One’s impulse, in reviewing this record, is to select sound clips for their verbal cleverness, but there are just too many examples of that to choose from. Since another of the CD’s great pleasures is the variety and quality of the accompaniments, I have tried to emphasise that aspect when selecting audio samples. As far as word play goes, this extract from Labor Day will have to stand for the rest, at the same time as showing off Daphne Weeks’ delightful, Spanish-tinged piano accompaniment, which is somehow formal and unbuttoned at the same time (sound clip). The Soldiers Came and Broke up My Life is another routinely ingenious lyric (and another complaint about the wartime presence of the Yankees in Trinidad), but just listen to the fiddler’s switch from pizzicato to hot, jazz-inflected playing on this extract, and to the energy and commitment of Invader’s singing (sound clip). Some calypsonians seem to feel that verbal dexterity is enough, and give their songs a rather distanced, nuanceless delivery, but that’s never a problem with this artist. Even a song as well known as Mary Ann gets a rumbustious treatment from Invader, brilliantly accompanied by (Gregory) Felix and His Internationals. Mary Ann was the principal song of the V-E and V-J Day celebrations in 1945, and this rendition, though doubtless extensively cleaned up, gives an inkling of the energy of the road march bands, making bacchanal like fire. (sound clip)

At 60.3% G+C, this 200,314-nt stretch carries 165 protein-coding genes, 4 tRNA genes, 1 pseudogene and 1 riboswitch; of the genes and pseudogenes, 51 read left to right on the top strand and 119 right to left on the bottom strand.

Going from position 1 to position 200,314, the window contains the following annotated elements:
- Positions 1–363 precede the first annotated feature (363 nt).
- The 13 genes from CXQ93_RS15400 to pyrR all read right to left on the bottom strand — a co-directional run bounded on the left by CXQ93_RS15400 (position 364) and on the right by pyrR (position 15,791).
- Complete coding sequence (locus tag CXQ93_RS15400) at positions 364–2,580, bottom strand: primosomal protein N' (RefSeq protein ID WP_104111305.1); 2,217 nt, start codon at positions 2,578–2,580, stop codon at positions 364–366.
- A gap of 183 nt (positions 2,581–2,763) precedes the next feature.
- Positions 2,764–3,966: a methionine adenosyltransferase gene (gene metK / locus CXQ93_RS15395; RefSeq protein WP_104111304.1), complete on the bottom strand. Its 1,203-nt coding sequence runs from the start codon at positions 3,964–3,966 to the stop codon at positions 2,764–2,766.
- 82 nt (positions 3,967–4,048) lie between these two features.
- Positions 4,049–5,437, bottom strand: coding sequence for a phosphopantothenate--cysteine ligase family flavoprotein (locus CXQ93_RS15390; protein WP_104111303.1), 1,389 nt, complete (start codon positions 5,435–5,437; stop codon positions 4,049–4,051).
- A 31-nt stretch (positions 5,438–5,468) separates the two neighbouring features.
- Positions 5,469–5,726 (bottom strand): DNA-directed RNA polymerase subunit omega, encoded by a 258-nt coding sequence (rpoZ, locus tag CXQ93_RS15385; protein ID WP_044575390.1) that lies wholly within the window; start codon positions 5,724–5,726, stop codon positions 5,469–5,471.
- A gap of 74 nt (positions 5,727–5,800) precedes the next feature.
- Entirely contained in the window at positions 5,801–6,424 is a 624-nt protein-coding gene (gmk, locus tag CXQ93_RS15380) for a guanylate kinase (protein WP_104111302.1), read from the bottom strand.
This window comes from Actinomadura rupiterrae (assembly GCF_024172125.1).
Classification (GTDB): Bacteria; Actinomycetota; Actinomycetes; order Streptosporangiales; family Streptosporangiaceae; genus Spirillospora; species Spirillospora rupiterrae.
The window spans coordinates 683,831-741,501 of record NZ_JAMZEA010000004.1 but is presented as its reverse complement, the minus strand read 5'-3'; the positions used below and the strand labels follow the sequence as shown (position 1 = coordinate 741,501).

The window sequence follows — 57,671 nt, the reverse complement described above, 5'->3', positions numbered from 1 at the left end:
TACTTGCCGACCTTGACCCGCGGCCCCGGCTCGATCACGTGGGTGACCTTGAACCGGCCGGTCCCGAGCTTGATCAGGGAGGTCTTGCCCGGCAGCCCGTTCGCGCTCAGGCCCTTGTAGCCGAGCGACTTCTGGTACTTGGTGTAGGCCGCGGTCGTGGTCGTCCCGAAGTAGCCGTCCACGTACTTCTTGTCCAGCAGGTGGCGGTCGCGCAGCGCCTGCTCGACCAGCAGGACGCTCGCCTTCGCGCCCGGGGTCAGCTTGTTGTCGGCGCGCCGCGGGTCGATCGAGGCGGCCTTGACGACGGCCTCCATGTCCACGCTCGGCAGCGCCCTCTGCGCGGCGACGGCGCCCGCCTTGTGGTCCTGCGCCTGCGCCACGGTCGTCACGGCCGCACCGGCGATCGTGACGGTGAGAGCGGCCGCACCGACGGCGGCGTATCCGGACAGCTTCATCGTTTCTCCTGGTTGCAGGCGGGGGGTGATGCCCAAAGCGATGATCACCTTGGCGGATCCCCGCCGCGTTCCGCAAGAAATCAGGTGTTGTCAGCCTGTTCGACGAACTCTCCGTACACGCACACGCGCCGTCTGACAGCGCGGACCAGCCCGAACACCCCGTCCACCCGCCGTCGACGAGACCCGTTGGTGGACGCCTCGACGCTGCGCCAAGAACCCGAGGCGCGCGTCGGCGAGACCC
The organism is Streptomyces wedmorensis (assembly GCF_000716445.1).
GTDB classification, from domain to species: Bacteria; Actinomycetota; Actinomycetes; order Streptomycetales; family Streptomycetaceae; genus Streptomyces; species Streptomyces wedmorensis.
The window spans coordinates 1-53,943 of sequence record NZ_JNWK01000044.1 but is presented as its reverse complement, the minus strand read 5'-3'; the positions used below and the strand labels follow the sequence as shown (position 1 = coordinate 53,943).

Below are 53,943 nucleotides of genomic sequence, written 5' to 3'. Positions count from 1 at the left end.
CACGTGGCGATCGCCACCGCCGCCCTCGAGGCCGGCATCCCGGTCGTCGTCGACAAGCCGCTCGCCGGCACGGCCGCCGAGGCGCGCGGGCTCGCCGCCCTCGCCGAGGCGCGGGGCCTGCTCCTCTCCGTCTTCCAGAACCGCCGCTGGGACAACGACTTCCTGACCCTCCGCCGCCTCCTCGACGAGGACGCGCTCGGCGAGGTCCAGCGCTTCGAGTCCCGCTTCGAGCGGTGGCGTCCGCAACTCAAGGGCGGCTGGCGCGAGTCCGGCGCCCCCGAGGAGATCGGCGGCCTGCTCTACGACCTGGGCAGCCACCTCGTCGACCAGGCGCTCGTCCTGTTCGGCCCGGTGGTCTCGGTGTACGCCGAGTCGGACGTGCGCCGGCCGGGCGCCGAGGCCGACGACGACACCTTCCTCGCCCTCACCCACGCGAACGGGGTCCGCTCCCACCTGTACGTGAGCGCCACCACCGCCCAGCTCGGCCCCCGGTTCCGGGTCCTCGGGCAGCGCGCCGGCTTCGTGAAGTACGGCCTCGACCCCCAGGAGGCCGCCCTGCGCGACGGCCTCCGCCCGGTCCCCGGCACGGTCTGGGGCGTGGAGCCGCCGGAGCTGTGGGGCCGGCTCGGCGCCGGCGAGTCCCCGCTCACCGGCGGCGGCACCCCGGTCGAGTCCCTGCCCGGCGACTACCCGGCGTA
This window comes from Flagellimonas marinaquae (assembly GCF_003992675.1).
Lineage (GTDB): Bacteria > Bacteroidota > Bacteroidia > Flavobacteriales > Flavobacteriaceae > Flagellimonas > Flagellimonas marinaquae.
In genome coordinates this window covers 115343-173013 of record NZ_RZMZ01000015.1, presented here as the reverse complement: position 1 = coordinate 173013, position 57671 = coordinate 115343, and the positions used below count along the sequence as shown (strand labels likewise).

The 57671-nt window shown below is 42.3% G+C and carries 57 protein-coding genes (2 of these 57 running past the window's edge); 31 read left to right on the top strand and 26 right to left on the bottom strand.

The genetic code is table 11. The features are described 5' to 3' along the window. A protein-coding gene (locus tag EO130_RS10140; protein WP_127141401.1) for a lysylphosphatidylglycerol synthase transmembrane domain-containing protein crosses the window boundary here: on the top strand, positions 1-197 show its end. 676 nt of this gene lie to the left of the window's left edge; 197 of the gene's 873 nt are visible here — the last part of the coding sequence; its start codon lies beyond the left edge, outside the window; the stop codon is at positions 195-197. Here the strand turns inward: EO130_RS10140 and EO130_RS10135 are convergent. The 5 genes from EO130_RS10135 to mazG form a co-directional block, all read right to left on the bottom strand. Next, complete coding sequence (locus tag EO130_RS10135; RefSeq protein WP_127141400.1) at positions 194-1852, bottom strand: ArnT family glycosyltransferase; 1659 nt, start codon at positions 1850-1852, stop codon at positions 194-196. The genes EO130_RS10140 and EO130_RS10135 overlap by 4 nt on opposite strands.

As well as recording Invader’s thoughts on the passing parade of human folly, Asch seems to have been keen, probably with the encouragement of Alan Lomax, to document the historical and contextual aspects of calypso. This probably accounts for the presence of the well known Sly Mongoose, and of the Spiritual Baptist song Happy Land of Canaan. It also explains the presence of several items where the accompaniment is supplied only by percussion. These titles are all performed with more of that impressive energy - very appropriately in the case of Ten Thousand to Bar Me One, which is an old stick-fighting kalenda, accompanied by ‘drum, bottle and spoon’ (sound clip). And, for those who only know Boney M’s version, here’s a little of Brown Girl in the Ring the way it should be done (sound clip). The notes observe that Asch ‘encouraged many of those who recorded for him to perform … repertoire suitable for children.’ I guess the song is probably suitable for children in the absence of the dancing, which is usually explicitly and hilariously erotic. (Testimony of my mother, who won’t go into the details of the ‘motion’ shown by members of the Mission Chapel, New Amsterdam Boys’ Brigade.)
This CD is a well selected and well presented account of a great calypsonian in top form, and anyone with the least interest in calypso should jump in the line at the record shop.
Chris Smith - 23.2.01